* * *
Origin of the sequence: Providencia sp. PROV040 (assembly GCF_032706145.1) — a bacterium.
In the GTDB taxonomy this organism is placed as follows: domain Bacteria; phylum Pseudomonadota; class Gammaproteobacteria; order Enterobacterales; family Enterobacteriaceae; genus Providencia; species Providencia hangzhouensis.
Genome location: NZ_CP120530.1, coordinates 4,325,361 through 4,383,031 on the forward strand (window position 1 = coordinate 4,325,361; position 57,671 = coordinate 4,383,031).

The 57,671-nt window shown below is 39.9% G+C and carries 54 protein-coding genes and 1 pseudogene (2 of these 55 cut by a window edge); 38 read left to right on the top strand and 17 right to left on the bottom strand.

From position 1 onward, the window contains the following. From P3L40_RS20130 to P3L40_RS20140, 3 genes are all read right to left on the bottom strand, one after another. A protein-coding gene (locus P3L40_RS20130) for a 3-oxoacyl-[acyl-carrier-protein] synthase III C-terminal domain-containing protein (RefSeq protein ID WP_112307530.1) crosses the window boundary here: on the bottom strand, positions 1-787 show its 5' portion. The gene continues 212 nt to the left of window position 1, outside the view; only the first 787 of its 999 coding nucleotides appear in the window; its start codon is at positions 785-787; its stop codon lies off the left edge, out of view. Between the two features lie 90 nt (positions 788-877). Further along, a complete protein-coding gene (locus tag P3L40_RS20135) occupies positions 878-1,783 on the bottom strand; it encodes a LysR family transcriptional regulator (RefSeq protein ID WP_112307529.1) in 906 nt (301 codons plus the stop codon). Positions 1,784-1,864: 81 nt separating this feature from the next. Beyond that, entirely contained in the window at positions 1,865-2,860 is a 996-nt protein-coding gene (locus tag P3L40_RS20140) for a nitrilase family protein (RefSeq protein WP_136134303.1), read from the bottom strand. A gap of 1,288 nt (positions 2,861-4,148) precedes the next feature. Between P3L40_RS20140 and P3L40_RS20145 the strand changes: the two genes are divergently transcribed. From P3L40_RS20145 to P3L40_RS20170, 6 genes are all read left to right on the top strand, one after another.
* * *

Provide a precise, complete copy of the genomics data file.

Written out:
Origin of the sequence: Providencia sp. PROV040 (assembly GCF_032706145.1) — a bacterium.
In the GTDB taxonomy this organism is placed as follows: domain Bacteria; phylum Pseudomonadota; class Gammaproteobacteria; order Enterobacterales; family Enterobacteriaceae; genus Providencia; species Providencia hangzhouensis.
Genome location: NZ_CP120530.1, coordinates 4,325,361 through 4,383,031 on the forward strand (window position 1 = coordinate 4,325,361; position 57,671 = coordinate 4,383,031).

The 57,671-nt window shown below is 39.9% G+C and carries 54 protein-coding genes and 1 pseudogene (2 of these 55 cut by a window edge); 38 read left to right on the top strand and 17 right to left on the bottom strand.

From position 1 onward, the window contains the following. From P3L40_RS20130 to P3L40_RS20140, 3 genes are all read right to left on the bottom strand, one after another. A protein-coding gene (locus P3L40_RS20130) for a 3-oxoacyl-[acyl-carrier-protein] synthase III C-terminal domain-containing protein (RefSeq protein ID WP_112307530.1) crosses the window boundary here: on the bottom strand, positions 1-787 show its 5' portion. The gene continues 212 nt to the left of window position 1, outside the view; only the first 787 of its 999 coding nucleotides appear in the window; its start codon is at positions 785-787; its stop codon lies off the left edge, out of view. Between the two features lie 90 nt (positions 788-877). Further along, a complete protein-coding gene (locus tag P3L40_RS20135) occupies positions 878-1,783 on the bottom strand; it encodes a LysR family transcriptional regulator (RefSeq protein ID WP_112307529.1) in 906 nt (301 codons plus the stop codon). Positions 1,784-1,864: 81 nt separating this feature from the next. Beyond that, entirely contained in the window at positions 1,865-2,860 is a 996-nt protein-coding gene (locus tag P3L40_RS20140) for a nitrilase family protein (RefSeq protein WP_136134303.1), read from the bottom strand. A gap of 1,288 nt (positions 2,861-4,148) precedes the next feature. Between P3L40_RS20140 and P3L40_RS20145 the strand changes: the two genes are divergently transcribed. From P3L40_RS20145 to P3L40_RS20170, 6 genes are all read left to right on the top strand, one after another.